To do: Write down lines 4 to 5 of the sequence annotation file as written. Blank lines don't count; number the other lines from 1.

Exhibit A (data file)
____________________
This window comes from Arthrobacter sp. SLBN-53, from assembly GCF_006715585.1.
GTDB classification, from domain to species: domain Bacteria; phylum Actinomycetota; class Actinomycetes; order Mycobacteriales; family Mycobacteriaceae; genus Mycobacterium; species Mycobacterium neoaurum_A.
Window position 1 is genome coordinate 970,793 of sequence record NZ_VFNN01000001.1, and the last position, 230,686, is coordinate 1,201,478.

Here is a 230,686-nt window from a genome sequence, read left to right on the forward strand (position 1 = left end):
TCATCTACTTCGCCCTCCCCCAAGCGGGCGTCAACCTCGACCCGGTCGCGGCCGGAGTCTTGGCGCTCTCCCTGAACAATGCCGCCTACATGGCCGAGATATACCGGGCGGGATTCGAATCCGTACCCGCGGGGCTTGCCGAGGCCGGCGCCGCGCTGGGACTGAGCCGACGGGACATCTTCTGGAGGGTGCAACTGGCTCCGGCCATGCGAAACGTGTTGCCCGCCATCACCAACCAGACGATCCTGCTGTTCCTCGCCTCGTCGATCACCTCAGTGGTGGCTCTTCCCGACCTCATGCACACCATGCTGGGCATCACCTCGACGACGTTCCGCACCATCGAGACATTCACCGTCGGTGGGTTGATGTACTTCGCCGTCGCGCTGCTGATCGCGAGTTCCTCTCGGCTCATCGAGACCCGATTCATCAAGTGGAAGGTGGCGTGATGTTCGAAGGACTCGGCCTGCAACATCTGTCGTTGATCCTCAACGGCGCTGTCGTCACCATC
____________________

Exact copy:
Here is a 230,686-nt window from a genome sequence, read left to right on the forward strand (position 1 = left end):
TCATCTACTTCGCCCTCCCCCAAGCGGGCGTCAACCTCGACCCGGTCGCGGCCGGAGTCTTGGCGCTCTCCCTGAACAATGCCGCCTACATGGCCGAGATATACCGGGCGGGATTCGAATCCGTACCCGCGGGGCTTGCCGAGGCCGGCGCCGCGCTGGGACTGAGCCGACGGGACATCTTCTGGAGGGTGCAACTGGCTCCGGCCATGCGAAACGTGTTGCCCGCCATCACCAACCAGACGATCCTGCTGTTCCTCGCCTCGTCGATCACCTCAGTGGTGGCTCTTCCCGACCTCATGCACACCATGCTGGGCATCACCTCGACGACGTTCCGCACCATCGAGACATTCACCGTCGGTGGGTTGATGTACTTCGCCGTCGCGCTGCTGATCGCGAGTTCCTCTCGGCTCATCGAGACCCGATTCATCAAGTGGAAGGTGGCGTGATGTTCGAAGGACTCGGCCTGCAACATCTGTCGTTGATCCTCAACGGCGCTGTCGTCACCATC